Shabbat as a Reminder of the Exodus
Connecting the commandment to observe the Sabbath with the Israelites' rescue from Egyptian slavery, the Torah makes Shabbat a symbol of compassion and humane treatment for those in need of liberation.
Reprinted with permission from The Fourth Commandment, published by Bell Tower.
Exodus or Creation?
No mention of creation or God resting or the blessing the Sabbath received appears in the Shabbat commandment in the book of Deuteronomy. Instead, Moses states, "Remember that you were a slave in the land of Egypt and the Eternal your God freed you from there... therefore the Eternal your God has commanded you to observe the Sabbath day." This explanation appears somewhat removed from the day itself, not as closely tied to it as the other [which links it to the seventh day of creation on which God rests]. How does God's freeing Israel from Egypt lead to sanctifying the Sabbath?
The answer unfolds in layers. To begin with, the image of God in this version of the commandment matches the image of God in the first commandment, which reads, "I the Eternal am your God who brought you out of the land of Egypt...." This is a familiar God. This is the God who works through history, the God whose liberation of the Israelites from Egypt forms a central theme of the Bible and lies at the core of Jewish life. In addressing the Israelites shortly before his death, Moses is speaking to people who witnessed that liberation or heard about it directly from their parents or other family members.
For them, God as creator may seem remote. God as redeemer is the God they know. Calling up that aspect of the divine in the Sabbath commandment stirs in them memories of the slavery they suffered and God's feats in delivering them from it. Observing the Sabbath God ordained is a way of memorializing their deliverance and honoring the deity who brought it about.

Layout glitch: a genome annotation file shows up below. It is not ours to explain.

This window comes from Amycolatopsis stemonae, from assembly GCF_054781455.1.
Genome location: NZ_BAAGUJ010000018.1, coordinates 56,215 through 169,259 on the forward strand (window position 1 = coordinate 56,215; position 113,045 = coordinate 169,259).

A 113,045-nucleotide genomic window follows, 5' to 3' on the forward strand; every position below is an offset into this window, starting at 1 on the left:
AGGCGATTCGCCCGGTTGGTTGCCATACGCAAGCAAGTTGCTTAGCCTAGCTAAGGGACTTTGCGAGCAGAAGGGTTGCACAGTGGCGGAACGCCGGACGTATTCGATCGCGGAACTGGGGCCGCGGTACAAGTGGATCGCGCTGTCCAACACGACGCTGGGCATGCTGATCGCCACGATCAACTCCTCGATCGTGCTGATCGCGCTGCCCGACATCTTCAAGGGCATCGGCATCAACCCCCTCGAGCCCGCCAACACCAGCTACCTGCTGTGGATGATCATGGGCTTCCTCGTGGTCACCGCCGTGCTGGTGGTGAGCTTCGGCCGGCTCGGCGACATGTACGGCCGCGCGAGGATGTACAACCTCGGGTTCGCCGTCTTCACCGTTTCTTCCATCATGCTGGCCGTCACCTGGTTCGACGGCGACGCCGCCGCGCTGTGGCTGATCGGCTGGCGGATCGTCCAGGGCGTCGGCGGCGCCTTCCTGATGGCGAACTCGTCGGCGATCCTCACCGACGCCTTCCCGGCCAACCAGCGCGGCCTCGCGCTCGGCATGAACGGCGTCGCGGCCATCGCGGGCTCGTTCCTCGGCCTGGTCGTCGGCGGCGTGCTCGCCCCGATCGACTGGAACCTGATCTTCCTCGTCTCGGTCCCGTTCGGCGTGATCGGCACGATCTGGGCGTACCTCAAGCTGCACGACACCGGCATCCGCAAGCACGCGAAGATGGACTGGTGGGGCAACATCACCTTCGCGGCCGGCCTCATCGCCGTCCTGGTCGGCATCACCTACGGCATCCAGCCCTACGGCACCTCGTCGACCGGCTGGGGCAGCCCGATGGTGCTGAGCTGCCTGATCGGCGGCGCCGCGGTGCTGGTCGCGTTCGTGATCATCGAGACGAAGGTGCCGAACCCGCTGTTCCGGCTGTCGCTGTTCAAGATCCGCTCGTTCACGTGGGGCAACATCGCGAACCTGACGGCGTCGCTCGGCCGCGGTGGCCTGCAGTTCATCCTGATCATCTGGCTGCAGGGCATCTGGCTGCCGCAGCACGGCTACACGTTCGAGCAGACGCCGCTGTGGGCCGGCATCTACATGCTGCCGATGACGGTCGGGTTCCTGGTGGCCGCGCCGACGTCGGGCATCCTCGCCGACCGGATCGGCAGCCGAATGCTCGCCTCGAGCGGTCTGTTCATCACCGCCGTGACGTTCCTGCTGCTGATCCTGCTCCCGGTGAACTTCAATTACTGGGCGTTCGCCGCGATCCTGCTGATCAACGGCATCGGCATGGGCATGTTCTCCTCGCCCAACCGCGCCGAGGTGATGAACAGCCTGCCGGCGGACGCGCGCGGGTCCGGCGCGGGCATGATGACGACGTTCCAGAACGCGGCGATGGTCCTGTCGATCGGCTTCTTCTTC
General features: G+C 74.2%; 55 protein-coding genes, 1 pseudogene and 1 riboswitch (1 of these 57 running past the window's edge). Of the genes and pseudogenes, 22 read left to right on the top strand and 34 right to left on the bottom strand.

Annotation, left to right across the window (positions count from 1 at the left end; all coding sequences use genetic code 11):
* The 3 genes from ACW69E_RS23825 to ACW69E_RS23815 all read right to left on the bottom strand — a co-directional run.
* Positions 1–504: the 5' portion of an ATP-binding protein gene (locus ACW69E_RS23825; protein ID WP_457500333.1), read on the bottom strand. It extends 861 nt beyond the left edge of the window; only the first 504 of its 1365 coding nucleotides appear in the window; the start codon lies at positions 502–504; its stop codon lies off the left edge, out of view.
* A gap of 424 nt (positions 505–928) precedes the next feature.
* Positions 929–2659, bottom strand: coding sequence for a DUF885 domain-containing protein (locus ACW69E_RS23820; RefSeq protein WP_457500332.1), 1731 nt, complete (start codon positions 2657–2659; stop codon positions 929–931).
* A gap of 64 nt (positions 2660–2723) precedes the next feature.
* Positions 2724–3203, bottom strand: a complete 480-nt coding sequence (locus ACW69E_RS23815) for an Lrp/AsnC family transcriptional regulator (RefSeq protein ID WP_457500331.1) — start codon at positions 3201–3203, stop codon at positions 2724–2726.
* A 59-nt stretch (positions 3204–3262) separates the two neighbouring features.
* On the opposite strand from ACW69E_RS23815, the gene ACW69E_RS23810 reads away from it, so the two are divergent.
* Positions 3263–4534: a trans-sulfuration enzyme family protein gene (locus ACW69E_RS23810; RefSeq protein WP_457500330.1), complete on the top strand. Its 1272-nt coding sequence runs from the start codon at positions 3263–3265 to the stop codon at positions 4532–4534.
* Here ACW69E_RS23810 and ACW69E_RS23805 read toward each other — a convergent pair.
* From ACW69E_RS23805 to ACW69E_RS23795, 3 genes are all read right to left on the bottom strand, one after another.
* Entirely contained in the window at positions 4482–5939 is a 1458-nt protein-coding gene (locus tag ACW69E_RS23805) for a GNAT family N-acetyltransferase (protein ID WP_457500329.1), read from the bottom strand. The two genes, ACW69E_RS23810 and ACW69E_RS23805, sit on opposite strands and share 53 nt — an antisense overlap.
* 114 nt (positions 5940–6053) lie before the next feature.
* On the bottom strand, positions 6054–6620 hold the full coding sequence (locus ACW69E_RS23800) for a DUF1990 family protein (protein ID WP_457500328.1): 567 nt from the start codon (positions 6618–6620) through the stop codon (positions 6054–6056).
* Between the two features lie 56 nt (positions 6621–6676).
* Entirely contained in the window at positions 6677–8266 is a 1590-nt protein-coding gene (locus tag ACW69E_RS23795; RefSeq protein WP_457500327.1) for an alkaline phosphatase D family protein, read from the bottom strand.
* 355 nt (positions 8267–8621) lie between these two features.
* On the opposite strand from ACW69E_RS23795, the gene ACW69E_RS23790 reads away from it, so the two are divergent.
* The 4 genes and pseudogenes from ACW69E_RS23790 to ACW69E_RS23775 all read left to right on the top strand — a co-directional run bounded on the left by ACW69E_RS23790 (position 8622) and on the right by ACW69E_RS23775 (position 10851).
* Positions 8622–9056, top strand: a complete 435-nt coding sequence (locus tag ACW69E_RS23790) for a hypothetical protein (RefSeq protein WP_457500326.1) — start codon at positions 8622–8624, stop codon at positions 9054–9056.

But in addressing the Israelites, Moses is also addressing generations to come, for as the Passover Haggadah teaches, every one of us must view ourselves as though we personally came out of Egypt. This version of the Sabbath command brings us, too, closer to the God we know most about, the God who freed our ancestors from oppression and who stands for justice and liberation.
The Israelites' Experience Connects Shabbat with Liberation
On one level, then, the Sabbath commandment in Deuteronomy is about remembering the Israelites' slavery and showing gratitude to God for redeeming them and their descendants from it. On a deeper level, it is about translating that memory and redemption into treating others with kindness and generosity, especially those who are weak and vulnerable as the Israelites once were.
A midrash relates that when Moses went up to Mount Sinai to receive the Torah from God, the angels objected. "Ruler of the universe," they complained, "You propose to give that precious treasure to a creature of flesh and blood!" Urged by God to respond to them, Moses asked, "What is written in this Torah You are giving me?"
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